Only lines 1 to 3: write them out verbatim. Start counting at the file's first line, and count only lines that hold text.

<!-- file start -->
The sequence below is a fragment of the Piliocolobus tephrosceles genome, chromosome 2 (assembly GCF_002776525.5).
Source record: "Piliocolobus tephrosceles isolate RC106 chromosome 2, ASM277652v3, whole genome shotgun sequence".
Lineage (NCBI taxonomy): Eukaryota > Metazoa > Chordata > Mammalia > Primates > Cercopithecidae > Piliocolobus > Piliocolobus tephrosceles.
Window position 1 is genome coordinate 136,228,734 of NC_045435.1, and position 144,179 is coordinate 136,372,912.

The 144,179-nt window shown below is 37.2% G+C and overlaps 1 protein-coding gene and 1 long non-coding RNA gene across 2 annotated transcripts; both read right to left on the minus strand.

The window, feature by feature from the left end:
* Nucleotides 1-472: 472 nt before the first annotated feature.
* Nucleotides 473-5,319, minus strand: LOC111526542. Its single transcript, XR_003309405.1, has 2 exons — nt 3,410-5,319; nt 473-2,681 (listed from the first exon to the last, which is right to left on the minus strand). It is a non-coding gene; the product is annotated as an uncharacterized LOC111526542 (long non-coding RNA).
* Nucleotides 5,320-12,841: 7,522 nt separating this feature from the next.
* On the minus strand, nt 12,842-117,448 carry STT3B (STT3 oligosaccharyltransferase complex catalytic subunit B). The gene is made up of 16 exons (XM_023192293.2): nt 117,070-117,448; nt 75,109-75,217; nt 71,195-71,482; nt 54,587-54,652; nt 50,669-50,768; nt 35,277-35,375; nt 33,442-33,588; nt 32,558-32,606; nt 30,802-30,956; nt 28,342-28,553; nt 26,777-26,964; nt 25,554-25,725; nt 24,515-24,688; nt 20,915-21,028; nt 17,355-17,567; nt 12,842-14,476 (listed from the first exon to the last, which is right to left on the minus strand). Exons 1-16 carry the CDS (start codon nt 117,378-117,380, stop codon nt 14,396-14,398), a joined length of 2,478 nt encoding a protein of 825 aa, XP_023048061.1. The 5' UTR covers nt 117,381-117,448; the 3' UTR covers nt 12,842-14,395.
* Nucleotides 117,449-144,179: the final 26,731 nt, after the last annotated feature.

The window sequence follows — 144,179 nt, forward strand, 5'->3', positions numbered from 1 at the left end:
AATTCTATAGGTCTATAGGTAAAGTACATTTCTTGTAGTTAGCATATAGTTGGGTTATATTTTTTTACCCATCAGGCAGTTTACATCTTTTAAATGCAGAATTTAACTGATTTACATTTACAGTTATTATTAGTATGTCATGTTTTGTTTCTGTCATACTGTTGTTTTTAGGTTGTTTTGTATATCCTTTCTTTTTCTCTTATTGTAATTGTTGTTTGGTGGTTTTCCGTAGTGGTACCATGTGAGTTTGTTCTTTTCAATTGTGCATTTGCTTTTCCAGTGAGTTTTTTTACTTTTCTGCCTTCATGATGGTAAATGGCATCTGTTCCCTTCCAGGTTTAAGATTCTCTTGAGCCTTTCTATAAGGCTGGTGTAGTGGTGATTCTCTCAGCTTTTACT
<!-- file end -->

The sequence below is a fragment of the Piliocolobus tephrosceles genome, chromosome 2 (assembly GCF_002776525.5).
Source record: "Piliocolobus tephrosceles isolate RC106 chromosome 2, ASM277652v3, whole genome shotgun sequence".
Lineage (NCBI taxonomy): Eukaryota > Metazoa > Chordata > Mammalia > Primates > Cercopithecidae > Piliocolobus > Piliocolobus tephrosceles.